“When they didn’t pay them off, then we would get our heads knocked,” Lawrence said. “I never got my head knocked, but people around me did.”
I could not find evidence of any such reaction to Stonewall in Spokane, though there must have been some. The newspapers carried no stories about the riots – let alone the gay community at the time in Spokane – that I could find on microfiche or in the newspaper’s clip files.
In the wake of the Stonewall riots, the Seattle police reforms resulted in the convictions of some officers, and the city very gradually moved toward changing its legal framework to protect the rights of gays and lesbians. It was also a political awakening for Lawrence, who became an activist.
“That, and the Vietnam War, woke me up to being a responsible citizen,” he said. “It was a very exciting time to be alive – and a little frightening.”
Lawrence had a career as a dancer in Seattle, Las Vegas and elsewhere, and when that came to an end, the possibility of moving to Spokane came up among some of his friends who were involved with nutritional supplements, which was his next field.
His view of Spokane in the early 1990s was that it would not be a friendly place to be gay.
“I thought, ‘I can’t live here. I will never meet another man. I’ll be stuck in the closet,’ ” he said.
Almost right away, though, he met the man he would marry – not legally, but in a way that was very real to them. He and his husband, Kevin Porter, were together for nine years, until Porter passed away as a result of complications from AIDS.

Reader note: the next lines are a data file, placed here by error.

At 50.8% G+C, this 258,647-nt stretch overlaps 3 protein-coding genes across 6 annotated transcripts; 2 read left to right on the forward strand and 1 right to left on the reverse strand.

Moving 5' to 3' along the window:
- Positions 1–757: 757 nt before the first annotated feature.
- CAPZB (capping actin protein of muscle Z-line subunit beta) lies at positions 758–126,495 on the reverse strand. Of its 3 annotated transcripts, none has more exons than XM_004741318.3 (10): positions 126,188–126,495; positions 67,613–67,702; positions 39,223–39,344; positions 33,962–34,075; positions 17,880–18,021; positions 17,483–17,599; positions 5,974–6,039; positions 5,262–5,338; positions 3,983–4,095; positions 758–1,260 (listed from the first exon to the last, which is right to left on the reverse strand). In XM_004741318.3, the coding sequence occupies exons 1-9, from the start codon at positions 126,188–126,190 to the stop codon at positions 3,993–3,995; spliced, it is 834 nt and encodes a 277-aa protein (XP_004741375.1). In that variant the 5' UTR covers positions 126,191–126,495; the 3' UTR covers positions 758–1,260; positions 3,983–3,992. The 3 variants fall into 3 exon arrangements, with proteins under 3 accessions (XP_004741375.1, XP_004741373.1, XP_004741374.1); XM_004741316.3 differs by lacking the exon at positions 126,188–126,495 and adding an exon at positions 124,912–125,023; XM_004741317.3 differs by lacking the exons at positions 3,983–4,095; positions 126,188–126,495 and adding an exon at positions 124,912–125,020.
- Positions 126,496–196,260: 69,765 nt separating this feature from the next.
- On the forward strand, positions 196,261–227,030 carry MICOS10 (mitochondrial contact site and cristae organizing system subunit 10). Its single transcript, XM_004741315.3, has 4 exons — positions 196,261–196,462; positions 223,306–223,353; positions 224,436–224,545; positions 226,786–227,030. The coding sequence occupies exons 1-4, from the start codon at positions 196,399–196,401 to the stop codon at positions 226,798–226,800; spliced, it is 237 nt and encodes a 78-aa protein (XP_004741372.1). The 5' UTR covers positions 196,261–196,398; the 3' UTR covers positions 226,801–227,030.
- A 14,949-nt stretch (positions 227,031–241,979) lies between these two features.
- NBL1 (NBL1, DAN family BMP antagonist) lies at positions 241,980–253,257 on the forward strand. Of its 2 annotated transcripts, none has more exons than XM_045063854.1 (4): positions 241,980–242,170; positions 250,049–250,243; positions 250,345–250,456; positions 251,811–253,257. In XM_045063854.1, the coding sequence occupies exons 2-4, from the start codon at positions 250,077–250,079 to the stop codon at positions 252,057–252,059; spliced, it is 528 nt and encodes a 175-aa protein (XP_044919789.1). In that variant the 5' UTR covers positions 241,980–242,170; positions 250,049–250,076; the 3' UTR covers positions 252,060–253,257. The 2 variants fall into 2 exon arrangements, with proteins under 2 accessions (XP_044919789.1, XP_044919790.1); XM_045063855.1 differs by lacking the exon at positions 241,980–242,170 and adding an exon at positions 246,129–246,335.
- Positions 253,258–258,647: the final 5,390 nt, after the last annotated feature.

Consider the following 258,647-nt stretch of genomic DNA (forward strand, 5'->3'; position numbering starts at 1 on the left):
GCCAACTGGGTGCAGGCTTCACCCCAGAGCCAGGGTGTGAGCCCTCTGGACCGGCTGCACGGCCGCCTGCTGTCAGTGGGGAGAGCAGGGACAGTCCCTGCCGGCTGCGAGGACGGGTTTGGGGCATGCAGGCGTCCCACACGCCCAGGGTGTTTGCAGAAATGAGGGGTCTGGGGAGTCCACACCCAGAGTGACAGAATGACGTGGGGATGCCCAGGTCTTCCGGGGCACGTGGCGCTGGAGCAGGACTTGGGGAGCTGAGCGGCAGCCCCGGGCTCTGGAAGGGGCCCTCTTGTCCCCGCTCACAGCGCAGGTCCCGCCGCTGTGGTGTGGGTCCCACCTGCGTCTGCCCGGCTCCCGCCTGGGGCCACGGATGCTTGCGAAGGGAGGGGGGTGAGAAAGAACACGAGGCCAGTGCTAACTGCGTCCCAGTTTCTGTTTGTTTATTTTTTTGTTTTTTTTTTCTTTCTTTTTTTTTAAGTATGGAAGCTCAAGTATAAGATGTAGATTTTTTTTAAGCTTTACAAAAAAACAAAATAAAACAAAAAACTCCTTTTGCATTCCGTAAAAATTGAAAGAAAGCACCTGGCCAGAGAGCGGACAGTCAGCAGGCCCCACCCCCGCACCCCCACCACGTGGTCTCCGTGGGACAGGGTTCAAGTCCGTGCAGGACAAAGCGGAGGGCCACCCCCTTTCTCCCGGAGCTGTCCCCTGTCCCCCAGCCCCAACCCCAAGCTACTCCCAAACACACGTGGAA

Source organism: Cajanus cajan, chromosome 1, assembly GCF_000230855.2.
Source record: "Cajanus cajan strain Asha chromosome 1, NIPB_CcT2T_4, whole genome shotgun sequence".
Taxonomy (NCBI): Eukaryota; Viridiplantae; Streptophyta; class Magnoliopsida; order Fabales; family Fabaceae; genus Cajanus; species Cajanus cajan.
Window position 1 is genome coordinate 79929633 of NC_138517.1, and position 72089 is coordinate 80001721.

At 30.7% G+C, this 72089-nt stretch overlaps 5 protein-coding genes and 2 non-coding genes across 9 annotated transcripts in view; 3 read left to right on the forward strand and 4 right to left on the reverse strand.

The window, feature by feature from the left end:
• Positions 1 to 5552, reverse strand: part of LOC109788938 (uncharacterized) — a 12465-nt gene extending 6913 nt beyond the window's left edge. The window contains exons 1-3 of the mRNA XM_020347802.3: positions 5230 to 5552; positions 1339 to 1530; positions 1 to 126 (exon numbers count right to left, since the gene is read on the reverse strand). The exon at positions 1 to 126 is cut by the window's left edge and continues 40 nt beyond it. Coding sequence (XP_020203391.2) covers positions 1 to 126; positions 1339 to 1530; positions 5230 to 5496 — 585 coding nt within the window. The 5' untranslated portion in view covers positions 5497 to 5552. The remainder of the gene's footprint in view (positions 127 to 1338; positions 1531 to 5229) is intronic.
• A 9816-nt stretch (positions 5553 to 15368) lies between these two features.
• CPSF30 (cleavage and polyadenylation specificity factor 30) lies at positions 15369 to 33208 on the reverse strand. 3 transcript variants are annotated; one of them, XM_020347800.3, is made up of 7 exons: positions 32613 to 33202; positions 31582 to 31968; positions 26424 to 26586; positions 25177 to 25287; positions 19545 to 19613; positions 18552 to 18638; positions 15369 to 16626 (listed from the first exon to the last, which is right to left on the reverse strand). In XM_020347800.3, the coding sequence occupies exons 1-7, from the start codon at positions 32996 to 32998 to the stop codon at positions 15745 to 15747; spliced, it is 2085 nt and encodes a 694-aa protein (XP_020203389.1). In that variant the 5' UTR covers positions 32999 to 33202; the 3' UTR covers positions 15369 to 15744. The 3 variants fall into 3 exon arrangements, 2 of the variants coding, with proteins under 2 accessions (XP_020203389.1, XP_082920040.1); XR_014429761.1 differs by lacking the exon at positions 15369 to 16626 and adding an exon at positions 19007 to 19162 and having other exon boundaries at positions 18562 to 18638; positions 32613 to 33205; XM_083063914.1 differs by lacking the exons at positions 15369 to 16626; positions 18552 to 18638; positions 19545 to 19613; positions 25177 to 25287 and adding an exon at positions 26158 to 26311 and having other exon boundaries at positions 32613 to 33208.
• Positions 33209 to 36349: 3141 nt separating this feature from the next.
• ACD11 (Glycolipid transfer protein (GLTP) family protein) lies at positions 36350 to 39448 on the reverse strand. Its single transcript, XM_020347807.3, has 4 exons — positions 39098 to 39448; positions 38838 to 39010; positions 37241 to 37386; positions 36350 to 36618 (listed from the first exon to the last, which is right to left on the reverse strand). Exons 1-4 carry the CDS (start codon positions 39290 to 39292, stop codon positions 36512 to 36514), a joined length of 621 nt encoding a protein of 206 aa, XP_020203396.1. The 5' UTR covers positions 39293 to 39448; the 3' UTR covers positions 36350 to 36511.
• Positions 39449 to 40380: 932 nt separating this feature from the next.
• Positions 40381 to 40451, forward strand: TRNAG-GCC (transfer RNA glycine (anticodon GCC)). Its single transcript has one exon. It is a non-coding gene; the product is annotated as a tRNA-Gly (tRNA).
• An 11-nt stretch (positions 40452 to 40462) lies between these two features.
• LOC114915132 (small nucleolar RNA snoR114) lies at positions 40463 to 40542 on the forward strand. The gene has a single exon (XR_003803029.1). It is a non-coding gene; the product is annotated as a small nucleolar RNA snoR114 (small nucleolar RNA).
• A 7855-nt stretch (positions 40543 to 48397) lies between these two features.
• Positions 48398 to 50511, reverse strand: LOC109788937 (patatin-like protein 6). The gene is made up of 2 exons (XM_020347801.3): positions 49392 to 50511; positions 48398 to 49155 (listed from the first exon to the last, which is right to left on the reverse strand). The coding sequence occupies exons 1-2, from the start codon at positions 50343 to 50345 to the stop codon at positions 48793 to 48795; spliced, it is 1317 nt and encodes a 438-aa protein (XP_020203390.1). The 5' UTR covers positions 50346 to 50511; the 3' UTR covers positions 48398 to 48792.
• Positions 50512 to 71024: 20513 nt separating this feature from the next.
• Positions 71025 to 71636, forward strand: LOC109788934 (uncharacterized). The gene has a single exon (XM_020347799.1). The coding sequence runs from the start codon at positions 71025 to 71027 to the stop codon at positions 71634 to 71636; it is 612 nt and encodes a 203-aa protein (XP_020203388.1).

Lawrence was already an activist, having worked on the AIDS Quilt project and in Act Up. In Spokane, he became active in organizations working to raise the visibility of gays and lesbians. He was among those who changed the annual Pride event from a march to a parade – a more positive, celebratory spirit. He was an officer in the nonprofit OutSpokane for many years.
Lawrence also wrote reviews of movies, plays and other performances for The Stonewall News for many years. That newspaper operated for several years in Spokane, serving the gay and lesbian community, before closing in 2007.
“We had a real voice, and people came to depend on it,” he said. “It was the voice we didn’t have.”
At 71, Lawrence now lives in a Craftsman bungalow on the South Hill with his two Havanese dogs, Rambo and Goldie Hawn. A Pride flag hangs outside his home.
He’s seen massive social changes during the half-century since the riots at Stonewall, and he’s helped a lot of those changes come about in Spokane and elsewhere. He was proud of the turnout at the city’s Pride Parade, just as he was aware that some of the battles continue – the Drag Queen Story Hour protests at the South Hill library took place not too far from his house.
But he remains hopeful about the progress he’s seen and the progress he’s still hoping for. And the seeds of that hope were planted a half-century ago at that bar in Greenwich Village.
“Finally,” he said, “somebody stood up and bashed back.”